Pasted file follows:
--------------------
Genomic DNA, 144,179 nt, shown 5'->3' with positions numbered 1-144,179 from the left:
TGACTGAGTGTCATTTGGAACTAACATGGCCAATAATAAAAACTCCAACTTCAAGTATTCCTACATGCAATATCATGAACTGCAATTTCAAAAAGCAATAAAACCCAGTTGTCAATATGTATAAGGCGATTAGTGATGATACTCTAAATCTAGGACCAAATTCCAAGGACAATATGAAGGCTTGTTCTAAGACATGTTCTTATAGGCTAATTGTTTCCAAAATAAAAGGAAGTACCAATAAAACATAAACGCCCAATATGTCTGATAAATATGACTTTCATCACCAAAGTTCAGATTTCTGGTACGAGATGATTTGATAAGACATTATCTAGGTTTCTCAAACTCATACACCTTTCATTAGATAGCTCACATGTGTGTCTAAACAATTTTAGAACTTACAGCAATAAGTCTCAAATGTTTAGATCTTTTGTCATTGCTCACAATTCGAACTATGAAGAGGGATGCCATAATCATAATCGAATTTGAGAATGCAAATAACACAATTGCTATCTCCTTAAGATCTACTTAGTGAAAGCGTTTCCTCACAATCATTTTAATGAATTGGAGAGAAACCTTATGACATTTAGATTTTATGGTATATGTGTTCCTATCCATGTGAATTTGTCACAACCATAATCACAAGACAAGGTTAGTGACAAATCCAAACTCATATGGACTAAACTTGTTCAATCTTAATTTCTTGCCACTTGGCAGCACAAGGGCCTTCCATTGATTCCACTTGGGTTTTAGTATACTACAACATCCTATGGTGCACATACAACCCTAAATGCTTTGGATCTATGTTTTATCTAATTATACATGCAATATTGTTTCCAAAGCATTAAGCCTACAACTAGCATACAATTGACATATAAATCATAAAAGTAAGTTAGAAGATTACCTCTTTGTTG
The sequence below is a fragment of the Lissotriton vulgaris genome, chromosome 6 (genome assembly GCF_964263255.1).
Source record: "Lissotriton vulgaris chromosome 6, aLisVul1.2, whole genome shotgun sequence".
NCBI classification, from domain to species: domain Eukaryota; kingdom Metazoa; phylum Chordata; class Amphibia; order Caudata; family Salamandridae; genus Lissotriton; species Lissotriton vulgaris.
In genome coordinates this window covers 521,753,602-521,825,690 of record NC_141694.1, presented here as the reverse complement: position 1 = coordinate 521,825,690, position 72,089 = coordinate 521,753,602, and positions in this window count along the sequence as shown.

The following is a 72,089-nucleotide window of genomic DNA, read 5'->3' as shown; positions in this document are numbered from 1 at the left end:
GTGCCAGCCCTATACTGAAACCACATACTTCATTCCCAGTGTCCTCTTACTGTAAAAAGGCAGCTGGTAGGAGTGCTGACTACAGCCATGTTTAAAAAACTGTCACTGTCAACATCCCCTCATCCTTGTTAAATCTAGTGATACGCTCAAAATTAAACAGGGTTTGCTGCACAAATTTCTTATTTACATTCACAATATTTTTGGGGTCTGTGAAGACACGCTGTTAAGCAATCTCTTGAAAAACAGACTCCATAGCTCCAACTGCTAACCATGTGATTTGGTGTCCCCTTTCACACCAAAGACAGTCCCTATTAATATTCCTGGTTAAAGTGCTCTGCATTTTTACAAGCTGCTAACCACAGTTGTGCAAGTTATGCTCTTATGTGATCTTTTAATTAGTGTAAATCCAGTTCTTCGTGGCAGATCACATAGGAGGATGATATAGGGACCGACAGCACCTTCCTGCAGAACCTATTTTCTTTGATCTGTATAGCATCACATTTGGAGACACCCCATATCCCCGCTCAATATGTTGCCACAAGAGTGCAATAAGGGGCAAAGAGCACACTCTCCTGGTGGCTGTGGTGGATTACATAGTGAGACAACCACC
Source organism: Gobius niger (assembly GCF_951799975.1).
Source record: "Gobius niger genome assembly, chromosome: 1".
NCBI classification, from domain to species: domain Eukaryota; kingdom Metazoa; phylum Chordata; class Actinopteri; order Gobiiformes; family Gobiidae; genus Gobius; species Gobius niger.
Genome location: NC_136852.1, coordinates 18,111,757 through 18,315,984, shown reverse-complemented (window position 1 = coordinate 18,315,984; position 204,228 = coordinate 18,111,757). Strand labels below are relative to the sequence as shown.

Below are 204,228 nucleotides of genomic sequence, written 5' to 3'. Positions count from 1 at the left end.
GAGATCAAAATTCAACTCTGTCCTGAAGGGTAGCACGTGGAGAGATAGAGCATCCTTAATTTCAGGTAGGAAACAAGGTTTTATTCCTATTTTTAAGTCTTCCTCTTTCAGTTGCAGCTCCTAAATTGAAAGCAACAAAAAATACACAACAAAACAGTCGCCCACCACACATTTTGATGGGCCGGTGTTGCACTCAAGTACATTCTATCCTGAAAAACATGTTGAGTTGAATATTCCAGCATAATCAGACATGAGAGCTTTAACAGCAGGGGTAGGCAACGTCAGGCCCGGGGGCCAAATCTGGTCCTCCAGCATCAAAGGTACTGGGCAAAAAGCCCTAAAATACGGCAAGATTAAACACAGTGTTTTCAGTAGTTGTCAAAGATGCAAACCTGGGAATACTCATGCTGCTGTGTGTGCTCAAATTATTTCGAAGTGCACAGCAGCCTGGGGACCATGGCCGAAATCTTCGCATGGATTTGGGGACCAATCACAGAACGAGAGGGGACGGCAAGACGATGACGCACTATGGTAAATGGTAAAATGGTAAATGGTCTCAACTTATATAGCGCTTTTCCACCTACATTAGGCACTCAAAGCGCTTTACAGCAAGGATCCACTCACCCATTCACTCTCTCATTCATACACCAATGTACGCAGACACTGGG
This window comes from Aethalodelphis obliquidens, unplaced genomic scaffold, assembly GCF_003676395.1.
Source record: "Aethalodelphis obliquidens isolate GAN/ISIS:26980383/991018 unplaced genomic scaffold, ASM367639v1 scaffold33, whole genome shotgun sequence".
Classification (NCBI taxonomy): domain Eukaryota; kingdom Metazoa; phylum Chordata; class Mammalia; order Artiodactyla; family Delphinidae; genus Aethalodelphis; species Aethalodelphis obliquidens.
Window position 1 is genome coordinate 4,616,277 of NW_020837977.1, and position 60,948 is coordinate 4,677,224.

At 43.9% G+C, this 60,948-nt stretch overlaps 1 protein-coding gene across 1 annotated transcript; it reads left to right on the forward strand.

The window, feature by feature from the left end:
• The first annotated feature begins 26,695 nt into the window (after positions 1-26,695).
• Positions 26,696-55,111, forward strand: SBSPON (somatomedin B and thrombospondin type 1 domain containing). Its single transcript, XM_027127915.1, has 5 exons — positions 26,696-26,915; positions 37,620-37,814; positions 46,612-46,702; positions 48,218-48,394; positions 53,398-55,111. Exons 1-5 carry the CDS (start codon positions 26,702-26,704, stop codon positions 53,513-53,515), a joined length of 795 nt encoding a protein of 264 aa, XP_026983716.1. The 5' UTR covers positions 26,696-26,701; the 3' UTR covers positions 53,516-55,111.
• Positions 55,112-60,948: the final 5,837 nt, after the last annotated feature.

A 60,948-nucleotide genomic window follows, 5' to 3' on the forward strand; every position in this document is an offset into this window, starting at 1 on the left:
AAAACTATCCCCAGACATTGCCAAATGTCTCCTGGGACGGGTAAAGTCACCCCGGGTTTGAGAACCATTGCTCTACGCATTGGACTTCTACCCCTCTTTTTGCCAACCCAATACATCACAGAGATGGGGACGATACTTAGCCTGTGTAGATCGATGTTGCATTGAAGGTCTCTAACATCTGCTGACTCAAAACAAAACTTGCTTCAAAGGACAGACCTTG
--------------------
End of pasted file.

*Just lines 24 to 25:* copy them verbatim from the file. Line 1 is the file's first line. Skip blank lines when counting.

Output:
A 60,948-nucleotide genomic window follows, 5' to 3' on the forward strand; every position in this document is an offset into this window, starting at 1 on the left:
AAAACTATCCCCAGACATTGCCAAATGTCTCCTGGGACGGGTAAAGTCACCCCGGGTTTGAGAACCATTGCTCTACGCATTGGACTTCTACCCCTCTTTTTGCCAACCCAATACATCACAGAGATGGGGACGATACTTAGCCTGTGTAGATCGATGTTGCATTGAAGGTCTCTAACATCTGCTGACTCAAAACAAAACTTGCTTCAAAGGACAGACCTTG